Coaching through a Pandemic
Aaaaand that's a title I never thought I'd write!
For all businesses large and small right now, COVID-19 / 2020 as a year has been a tempestuous rollercoaster of disruption and upheaval. Lumbering, old-school industries have been forcibly thrusted into the world of Zoom, Remote working and Flexible working, as the world has grappled to keep some semblance of 'business-as-usual' going, with pretty mixed success. Watching businesses scrabble around for the most appropriate ( slash: extremely overdue) show of support for the #blacklivesmatter movement is only adding to the chapters of what will be a giant, giant volume in the history textbooks of the year 2020 as social and political norms are being rightfully shaken up.
In one of the most unnatural states the global economy has faced since 2008, this 'business as usual' has been anything but. The closure of nurseries and schools has forced the issue of more egalitarian parenting at home as parents struggle to balance their full time jobs with nap time, Hey Duggee, tantrums and homeschooling. And that's if people have managed to keep their jobs. Deprived of our normal social circles, we've resorted desperately to screens as our substitute, with quizzes, choirs, exercise classes and the rest all making the jump to 13" x 6" 2D spaces, with the warmth, contact and nuance of face to face replaced with wifi issues, speaking delays and generational gaps. These have all tested our abilities to stay connected, and to say that our mental health has suffered is an understatement.
As a self-employed person, I panicked. My business thrives on face-to-face. The techniques I use depend heavily on being able to spot small glances and facial cues that belie clients' true feelings and reveal what is going on under the surface, which allow me to dig deeper and reveal answers. Unless Zoom is working faultlessly this can be very tricky to replicate digitally. I can hardly call what I do an 'essential' service where people were (and are) quite literally losing loved ones. And as people were furloughed, had their pay cut and were made redundant, as a small business I struggled to know the best tone to strike.
Is it appropriate to talk about self-improvement during a pandemic?
From the beginning of Lupa back in 2018 I've tried hard to be an adaptive business. On social media, I tried to keep the tone neutral and about COVID only, concerned that publicising noisy, myopic and tone-deaf discounts would diminish people's very real experiences and concerns at an uncertain time in their professional lives. I waited to see what the response would be, and 'lo and behold 2020 surprised me again. While my group work (predictably) dried up and was postponed, the individual work enquiries creeped up. My inbox started fill, when I had expected the complete opposite. Granted, my conversion rate has dropped (I track these things...), but given that I had expected a complete desert of activity I have been pleasantly surprised.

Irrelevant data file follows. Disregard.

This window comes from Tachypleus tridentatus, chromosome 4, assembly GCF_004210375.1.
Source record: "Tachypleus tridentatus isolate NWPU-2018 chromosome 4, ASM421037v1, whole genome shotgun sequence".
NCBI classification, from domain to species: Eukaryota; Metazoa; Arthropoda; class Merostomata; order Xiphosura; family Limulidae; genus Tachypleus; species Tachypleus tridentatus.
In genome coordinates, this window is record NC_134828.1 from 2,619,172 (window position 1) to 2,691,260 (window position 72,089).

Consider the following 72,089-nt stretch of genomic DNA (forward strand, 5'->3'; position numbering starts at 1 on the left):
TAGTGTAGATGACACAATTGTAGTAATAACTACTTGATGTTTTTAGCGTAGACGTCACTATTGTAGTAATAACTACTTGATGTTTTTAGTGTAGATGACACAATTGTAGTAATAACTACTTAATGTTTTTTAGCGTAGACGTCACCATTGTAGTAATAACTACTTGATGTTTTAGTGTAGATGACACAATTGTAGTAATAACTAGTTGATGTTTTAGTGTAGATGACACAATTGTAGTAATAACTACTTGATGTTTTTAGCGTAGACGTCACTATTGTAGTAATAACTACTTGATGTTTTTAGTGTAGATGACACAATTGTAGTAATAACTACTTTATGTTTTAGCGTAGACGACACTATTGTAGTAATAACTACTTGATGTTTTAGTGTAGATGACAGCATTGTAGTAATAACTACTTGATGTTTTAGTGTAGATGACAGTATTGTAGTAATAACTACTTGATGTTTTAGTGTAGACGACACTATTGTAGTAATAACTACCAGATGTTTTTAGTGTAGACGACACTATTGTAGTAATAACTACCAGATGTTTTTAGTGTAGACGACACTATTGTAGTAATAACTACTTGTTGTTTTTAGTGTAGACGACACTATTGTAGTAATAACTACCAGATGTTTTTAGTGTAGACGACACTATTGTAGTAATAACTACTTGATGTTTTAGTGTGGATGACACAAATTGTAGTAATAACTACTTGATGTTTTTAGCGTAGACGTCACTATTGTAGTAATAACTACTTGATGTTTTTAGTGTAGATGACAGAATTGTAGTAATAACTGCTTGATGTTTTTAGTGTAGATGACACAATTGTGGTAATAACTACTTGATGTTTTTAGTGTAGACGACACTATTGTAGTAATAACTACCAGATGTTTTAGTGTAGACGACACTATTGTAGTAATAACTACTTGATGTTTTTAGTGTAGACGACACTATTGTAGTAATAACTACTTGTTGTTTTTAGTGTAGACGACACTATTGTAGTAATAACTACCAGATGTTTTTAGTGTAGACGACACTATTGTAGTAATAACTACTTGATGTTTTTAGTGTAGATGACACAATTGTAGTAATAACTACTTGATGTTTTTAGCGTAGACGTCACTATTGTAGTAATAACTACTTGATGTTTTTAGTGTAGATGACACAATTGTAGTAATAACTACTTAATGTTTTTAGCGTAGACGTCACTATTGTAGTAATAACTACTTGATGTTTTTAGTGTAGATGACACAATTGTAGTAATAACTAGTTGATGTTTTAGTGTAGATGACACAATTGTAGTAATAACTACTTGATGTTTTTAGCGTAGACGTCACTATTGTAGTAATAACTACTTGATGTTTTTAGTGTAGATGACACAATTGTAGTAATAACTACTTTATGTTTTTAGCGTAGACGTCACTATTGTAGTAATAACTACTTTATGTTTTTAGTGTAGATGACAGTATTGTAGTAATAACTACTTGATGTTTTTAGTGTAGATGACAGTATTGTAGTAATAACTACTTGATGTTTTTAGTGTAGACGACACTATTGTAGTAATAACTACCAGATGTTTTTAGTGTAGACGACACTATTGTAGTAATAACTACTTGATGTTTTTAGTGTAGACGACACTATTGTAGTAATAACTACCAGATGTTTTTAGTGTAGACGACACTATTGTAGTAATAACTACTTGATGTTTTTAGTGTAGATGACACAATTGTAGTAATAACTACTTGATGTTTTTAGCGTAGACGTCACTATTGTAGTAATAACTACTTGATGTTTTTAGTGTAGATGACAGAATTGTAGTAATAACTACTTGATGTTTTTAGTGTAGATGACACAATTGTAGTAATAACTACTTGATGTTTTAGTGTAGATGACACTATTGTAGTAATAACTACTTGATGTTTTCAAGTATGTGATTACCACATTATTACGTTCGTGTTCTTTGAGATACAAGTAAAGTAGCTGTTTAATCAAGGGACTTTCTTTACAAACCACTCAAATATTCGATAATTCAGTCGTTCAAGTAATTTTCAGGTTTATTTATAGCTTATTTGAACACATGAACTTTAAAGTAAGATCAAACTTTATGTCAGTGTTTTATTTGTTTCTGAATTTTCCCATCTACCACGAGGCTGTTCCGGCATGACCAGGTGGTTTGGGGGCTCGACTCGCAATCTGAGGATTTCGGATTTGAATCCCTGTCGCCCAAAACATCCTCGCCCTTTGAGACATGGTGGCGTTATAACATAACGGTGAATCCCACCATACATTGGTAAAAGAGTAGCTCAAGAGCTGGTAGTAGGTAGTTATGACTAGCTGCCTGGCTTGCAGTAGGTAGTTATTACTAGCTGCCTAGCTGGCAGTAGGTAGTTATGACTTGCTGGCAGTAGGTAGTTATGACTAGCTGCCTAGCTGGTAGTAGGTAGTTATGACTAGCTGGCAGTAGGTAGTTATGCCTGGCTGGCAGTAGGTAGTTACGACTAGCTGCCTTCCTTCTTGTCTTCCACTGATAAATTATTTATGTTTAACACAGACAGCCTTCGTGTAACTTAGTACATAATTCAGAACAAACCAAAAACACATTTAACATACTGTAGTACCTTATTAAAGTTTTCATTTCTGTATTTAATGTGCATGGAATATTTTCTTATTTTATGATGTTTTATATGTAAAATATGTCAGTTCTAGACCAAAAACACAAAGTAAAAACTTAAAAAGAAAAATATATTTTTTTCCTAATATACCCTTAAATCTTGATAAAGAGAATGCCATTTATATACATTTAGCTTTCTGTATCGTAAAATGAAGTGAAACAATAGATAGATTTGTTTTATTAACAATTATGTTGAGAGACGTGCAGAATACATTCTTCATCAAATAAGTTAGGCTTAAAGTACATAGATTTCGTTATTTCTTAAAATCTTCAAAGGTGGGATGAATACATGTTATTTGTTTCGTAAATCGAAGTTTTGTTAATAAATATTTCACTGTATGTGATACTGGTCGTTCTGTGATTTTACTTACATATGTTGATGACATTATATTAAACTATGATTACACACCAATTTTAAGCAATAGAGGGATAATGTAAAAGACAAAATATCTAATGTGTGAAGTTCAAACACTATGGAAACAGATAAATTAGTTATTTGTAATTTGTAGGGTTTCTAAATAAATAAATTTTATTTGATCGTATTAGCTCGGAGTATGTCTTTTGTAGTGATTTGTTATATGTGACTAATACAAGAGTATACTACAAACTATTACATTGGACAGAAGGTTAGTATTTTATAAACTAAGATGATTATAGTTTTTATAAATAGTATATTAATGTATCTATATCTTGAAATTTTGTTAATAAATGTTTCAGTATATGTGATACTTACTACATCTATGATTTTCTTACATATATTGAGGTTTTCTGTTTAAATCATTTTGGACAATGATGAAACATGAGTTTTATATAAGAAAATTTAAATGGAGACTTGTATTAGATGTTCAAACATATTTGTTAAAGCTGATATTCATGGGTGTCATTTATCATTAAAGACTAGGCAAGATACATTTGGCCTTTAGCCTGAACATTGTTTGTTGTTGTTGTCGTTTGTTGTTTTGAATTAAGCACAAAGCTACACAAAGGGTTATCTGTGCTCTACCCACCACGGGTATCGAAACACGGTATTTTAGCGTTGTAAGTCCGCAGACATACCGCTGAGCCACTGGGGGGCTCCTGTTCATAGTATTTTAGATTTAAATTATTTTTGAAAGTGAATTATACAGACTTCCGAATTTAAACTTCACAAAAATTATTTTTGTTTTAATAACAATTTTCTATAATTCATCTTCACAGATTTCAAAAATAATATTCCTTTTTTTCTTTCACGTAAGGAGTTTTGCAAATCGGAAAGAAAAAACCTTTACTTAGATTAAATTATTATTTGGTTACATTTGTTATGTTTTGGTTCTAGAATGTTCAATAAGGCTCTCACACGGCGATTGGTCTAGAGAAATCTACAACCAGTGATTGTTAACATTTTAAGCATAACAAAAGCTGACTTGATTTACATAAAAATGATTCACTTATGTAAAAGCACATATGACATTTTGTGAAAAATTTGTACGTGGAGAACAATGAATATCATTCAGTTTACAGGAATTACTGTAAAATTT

I had thought that with less money and more uncertainty, spending on 'luxuries' like self-improvement would be at a record low. However, having the space and isolation has meant that without the distractions of commuting, the pub and socialising we have been forced in an unusual way to look inwardly and sit with some realities that we previously may have denied.
Absence can give us presence
The recent and surprising uptick in the housing market reflects this in an interesting way, as well as the corona baby boom (first time parents only, haha). People who were waiting for the perfect time to move house / buy the puppy / break up /get married / try for a baby / get engaged are being forced to appreciate that life is short and that sometimes we cannot always wait for the perfect time to do something. In BC (before COVID) times, we were used to instant everything, planned everything, controlled everything. Suddenly, all is delayed. All is random. All is uncontrollable.
And that can force people into uncomfortable spaces where they may need help to address things that they may previously have been resisting.
Sometimes, noticing how idiotic 'client facetime' is (when you are on the Underground with your face in someone's armpit), can only occur when we don't make the commute for a while. Sometimes, noticing that a friendship is toxic and not worth nurturing can only occur in its absence. And sometimes, noticing that we need to spend more time with our parents and families and call Granny, can only occur when we are not able to. What the pandemic has done is provided internal space to tidy up our lives, take out the rubbish, and decide what is truly valuable and be more present. I believe that the uptick into personal coaching reflects this well, as people realise that if ever there is a time to think about investing in yourself, it's now, as we all know that the noise will start to slip back in before we know it.
More introspection can only be a good thing.